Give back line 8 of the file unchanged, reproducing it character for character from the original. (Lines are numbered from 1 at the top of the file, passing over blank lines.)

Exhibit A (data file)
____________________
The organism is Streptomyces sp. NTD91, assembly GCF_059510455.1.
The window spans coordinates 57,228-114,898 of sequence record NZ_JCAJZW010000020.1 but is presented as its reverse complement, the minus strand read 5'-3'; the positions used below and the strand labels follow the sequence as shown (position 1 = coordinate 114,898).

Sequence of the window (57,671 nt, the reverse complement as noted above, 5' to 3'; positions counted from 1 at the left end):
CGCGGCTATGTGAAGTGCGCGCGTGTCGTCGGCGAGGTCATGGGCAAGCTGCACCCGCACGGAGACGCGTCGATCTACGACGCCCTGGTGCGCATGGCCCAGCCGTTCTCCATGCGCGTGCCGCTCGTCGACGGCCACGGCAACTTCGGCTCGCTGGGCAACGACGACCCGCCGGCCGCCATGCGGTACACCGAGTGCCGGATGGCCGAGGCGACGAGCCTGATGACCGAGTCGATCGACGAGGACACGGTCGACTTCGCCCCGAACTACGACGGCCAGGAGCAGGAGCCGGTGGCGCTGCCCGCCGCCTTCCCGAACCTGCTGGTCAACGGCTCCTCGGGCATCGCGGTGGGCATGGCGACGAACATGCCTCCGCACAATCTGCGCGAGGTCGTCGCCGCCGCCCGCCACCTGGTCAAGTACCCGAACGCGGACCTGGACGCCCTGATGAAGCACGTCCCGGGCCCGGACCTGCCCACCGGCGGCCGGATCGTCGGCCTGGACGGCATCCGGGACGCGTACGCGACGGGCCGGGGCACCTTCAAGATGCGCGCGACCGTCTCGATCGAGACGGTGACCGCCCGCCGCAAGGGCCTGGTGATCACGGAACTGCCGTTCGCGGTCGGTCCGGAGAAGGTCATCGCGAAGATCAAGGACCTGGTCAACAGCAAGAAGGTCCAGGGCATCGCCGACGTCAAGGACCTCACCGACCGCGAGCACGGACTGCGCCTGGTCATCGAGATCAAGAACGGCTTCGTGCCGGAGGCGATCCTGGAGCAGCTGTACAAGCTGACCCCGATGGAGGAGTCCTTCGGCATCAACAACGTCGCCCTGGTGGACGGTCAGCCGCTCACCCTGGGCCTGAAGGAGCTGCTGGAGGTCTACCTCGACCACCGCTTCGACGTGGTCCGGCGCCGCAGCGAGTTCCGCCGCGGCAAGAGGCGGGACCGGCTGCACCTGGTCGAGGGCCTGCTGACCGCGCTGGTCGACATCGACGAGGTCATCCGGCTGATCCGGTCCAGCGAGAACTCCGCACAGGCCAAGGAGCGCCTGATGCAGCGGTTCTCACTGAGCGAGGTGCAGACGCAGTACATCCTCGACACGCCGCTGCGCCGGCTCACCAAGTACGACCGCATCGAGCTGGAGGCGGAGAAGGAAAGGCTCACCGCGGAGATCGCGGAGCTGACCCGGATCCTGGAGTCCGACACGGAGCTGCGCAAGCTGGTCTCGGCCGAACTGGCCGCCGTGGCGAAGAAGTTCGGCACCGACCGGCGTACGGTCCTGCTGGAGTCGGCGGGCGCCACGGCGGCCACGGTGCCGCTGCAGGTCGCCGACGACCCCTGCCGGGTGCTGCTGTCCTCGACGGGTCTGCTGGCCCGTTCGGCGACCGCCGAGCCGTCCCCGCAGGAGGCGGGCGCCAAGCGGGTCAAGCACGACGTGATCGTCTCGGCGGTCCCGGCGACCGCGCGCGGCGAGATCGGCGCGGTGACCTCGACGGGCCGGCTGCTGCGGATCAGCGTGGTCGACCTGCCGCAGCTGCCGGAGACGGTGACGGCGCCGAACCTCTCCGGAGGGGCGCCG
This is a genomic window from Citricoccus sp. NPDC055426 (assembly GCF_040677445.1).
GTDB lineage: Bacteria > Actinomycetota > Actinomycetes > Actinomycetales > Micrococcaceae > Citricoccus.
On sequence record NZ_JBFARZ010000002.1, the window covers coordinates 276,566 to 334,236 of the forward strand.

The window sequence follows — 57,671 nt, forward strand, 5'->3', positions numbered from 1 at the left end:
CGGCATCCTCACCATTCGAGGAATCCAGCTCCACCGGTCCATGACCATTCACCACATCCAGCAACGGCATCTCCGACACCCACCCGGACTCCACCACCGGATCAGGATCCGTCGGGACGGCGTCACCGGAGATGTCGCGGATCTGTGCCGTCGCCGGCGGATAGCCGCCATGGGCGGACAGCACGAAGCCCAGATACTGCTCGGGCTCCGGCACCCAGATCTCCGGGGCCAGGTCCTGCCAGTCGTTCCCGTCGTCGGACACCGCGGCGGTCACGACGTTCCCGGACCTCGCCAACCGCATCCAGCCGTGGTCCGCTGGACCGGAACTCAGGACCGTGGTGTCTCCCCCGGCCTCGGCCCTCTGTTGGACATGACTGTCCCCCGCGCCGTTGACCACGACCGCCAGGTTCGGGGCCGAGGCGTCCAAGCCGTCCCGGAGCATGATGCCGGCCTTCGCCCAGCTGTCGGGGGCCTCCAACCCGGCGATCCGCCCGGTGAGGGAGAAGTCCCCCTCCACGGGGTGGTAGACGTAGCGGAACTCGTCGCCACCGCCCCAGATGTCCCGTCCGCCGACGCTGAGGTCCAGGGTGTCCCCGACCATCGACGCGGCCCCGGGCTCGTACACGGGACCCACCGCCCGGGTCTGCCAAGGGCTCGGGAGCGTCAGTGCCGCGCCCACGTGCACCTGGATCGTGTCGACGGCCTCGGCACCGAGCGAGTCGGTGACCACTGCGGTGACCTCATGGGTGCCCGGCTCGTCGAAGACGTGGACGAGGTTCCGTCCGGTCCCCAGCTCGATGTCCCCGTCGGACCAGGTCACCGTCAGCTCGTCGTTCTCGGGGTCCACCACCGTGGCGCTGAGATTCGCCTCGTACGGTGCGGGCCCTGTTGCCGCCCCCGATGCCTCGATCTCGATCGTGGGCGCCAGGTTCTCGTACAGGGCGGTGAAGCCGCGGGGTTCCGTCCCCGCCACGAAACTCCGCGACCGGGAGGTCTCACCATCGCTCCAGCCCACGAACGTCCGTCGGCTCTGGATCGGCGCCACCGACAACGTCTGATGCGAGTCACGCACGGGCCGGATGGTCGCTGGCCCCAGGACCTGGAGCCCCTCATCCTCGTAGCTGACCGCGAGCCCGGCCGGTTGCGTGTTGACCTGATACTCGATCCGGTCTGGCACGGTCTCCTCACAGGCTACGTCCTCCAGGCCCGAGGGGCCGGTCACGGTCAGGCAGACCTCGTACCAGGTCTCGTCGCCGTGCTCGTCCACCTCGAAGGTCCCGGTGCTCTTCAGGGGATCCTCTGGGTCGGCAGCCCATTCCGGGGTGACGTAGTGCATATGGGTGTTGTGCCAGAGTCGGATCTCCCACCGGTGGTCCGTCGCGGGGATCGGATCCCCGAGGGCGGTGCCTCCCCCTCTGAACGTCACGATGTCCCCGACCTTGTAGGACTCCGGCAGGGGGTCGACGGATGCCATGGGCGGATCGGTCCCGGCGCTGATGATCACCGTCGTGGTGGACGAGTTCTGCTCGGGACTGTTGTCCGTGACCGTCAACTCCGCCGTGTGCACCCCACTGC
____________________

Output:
The window sequence follows — 57,671 nt, forward strand, 5'->3', positions numbered from 1 at the left end: